Jewelry tickles me. I see something, and I wonder, why? A low-stakes, bloodless mini mystery brightens my brain. And, as a bonus, I know there will be pictures.
That’s how I felt last weekend when I came across this tempting fakelite palm tree brooch for sale at my favorite Ithaca, NY antique dealership, Found. (Worth a trip from anywhere!)
I’d of course seen palm trees on stuff before – they’re a familiar motif. Lo and behold, here, across the aisle at Found, was a pair of fiesta style Rose Laughlin vases…
Palm tree jewelry is a thing, on that we can agree.
But, my question remains: Why?
Hawaiian jewelry and other vacation souvenirs
Palm trees satisfy jewelry customers’ desire for beyond.
And the solution to the mystery kind of starts and ends there. Palm trees are a symbol of travel for a Western tourist class.
Here’s a case in point: a 1930, Baumann Massa brooch of a woman in a porter’s cap carrying actual suitcases (figured from emerald-cut gemstones!) under a palm tree.
The same group who can afford a trip to Hawaii – or Mexico, Morocco, Rio, or Israel can also afford to bring a little piece of the tropics or desert home with them via jewelry in the shape of a palm tree.
Read about souvenir jewelry made with English Whitby jet.
Want to learn more about botanical motifs in jewelry? Here’s one about Scottish thistle jewelry.
Art Deco era island jewelry
The 1920s and 1930s, with the increased ability to travel the world, embraced jewelry with tropical island themes.
This included the “exotic” – from geometric Islamic patterns to Egyptian revival style, and literal island motifs like palm trees, coconuts, and monkeys.
Diamond-studded jewelry was the norm during the Roaring 20s, and island jewelry with palm trees was no exception.
Mogul Art Deco jewelry Cartier created a diamond palm tree brooch with briolette coconuts in 1939.
Read about Art Deco era Islamic and Asian influences on jewelry designers that inspired, among other things, the palm tree motif.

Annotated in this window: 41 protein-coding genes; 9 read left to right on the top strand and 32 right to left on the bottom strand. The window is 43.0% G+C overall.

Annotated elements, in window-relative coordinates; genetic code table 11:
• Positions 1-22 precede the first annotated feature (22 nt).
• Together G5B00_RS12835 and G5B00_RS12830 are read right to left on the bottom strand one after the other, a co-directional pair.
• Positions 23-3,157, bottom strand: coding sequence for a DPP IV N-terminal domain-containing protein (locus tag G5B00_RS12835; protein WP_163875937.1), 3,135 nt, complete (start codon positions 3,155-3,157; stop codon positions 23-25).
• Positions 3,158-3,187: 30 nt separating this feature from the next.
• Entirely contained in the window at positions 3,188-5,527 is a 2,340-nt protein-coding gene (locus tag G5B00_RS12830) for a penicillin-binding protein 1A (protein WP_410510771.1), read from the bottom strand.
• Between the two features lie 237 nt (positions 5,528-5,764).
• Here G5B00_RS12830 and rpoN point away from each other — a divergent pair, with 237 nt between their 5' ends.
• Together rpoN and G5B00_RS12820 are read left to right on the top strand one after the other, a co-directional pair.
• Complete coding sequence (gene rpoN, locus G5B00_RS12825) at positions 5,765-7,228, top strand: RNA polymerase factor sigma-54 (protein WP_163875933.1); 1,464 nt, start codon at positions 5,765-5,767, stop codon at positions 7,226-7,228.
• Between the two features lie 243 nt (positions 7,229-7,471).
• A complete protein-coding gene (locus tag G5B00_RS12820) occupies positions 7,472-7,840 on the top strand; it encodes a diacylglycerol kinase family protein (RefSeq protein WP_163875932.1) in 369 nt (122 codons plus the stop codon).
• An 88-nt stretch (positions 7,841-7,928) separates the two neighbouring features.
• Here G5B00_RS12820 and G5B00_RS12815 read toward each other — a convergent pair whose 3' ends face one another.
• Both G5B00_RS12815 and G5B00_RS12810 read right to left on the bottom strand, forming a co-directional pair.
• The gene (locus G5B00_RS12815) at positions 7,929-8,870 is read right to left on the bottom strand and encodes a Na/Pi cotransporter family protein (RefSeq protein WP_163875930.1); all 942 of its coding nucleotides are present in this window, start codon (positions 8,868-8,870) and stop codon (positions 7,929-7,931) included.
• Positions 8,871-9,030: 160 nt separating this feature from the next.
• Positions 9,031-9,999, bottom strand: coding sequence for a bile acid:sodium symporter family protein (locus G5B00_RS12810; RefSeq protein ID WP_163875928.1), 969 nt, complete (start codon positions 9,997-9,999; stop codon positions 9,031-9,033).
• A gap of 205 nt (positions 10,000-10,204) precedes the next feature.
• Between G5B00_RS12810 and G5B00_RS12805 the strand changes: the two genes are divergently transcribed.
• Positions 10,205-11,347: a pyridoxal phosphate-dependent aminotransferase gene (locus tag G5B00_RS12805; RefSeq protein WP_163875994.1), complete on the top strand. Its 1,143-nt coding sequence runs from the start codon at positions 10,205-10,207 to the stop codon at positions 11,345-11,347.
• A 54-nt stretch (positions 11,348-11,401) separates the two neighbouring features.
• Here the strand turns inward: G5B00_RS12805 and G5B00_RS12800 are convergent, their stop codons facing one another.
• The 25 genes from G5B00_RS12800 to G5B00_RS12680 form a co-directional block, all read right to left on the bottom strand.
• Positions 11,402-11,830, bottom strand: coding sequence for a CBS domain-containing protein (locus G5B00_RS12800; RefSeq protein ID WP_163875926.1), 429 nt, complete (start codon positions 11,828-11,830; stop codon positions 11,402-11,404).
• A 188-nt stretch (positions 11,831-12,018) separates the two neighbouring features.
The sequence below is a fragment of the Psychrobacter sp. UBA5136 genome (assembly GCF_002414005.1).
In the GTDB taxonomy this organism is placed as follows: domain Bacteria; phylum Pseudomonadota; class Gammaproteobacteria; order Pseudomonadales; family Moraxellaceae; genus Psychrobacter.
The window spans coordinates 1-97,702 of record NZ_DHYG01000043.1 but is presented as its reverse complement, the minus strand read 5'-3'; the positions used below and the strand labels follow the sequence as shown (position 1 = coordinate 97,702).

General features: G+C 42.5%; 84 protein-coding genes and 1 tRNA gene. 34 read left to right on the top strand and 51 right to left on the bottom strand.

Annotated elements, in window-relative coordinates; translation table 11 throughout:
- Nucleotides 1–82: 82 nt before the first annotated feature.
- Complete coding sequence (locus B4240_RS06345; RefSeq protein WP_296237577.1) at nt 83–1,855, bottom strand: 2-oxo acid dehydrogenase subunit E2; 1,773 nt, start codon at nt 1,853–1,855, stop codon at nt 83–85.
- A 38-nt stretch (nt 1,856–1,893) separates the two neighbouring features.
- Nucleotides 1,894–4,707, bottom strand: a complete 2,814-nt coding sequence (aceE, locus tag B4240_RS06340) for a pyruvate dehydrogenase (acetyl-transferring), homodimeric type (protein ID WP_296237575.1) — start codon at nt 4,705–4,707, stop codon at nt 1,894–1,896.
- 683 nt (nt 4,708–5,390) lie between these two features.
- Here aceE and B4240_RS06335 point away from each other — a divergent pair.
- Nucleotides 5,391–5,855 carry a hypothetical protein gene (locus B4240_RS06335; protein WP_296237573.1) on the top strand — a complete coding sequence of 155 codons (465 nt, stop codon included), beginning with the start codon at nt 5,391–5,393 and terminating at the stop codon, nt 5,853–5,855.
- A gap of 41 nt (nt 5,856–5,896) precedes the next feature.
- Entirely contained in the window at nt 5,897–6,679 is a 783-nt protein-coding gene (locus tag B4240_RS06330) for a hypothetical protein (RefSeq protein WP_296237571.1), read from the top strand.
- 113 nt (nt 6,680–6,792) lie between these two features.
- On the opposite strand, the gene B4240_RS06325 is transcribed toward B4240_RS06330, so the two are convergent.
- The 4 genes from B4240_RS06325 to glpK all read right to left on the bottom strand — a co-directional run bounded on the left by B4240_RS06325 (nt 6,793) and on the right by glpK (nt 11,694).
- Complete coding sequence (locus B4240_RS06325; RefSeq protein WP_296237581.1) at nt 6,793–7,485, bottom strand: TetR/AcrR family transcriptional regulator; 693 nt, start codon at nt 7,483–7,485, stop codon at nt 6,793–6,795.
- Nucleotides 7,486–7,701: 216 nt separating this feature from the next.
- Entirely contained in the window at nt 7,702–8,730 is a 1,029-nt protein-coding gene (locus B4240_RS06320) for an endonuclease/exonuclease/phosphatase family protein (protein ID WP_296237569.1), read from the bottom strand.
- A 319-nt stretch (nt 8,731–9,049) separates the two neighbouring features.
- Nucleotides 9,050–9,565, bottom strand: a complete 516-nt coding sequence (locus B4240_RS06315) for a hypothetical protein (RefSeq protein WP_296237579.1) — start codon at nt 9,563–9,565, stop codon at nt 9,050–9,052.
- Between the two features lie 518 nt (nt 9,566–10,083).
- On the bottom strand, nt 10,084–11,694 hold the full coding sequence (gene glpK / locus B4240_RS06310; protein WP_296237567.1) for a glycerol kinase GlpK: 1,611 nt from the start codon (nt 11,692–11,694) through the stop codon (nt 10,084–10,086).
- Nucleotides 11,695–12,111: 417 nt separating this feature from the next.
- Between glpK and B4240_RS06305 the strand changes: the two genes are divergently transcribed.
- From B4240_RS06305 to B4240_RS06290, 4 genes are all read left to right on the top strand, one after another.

Mid Century island jewelry
Travel expanded still more in the 1940s and 1950s. World War II flung men across the globe. Then, the ones who came back were tasked with living lives enriched by economic boom.
Images of prosperous, middle class men and women lounging comfortably in airplanes remain colorful evidence that tourism heated up mid-century.
Baumann Massa was a St. Louis-based company that specialized in “travel”-themed costume jewelry, (some of it perhaps problematic for the more liberal-minded).
This Baumann Massa monkey and palm tree figural brooch is circa 1940.
And here’s a Coro brooch with pearls for coconuts, and another monkey climbing up the palm tree for lunch.
The jeweler’s long fascination with monkeys is more difficult to explain than the fascination with coconuts, which can easily be expressed in gemstones.
Mid century also loved Hollywood, so California palms likely also served as a jeweler’s muse.
Also, of course, Rio!
Contemporary island jewelry
Here’s a fabulous 80s pair of earrings by Saugerties NY-based Lunch at the Ritz.
Once jewelry manufacturers have a motif, it’s here to stay. Brand new jewelry with palm trees is available all over ebay. And they can be boring and basic, or ugly and weird.
And, yes! Also fabulous. Lunch at the Ritz is still in business.
Island jewelry at minusOne
I try to have a couple of pieces of palm tree and island jewelry in the shop. It’s hard to pass them by now that I’ve seen them. New personal collections pop up this way all the time.
Here’s an onyx and sterling sunset pendant for sale at minusOne that feels like the 40s.
And a classic and classy sterling palm tree brooch (unmarked but tested) from the same era.
And if these are sold, there may be more in the shop.
Bon voyage!!!! Wish you were here!
Some might think this 1930s Hattie Carnegie brooch is a mushroom, but you and I know better.
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Stay and buy yourself something nice.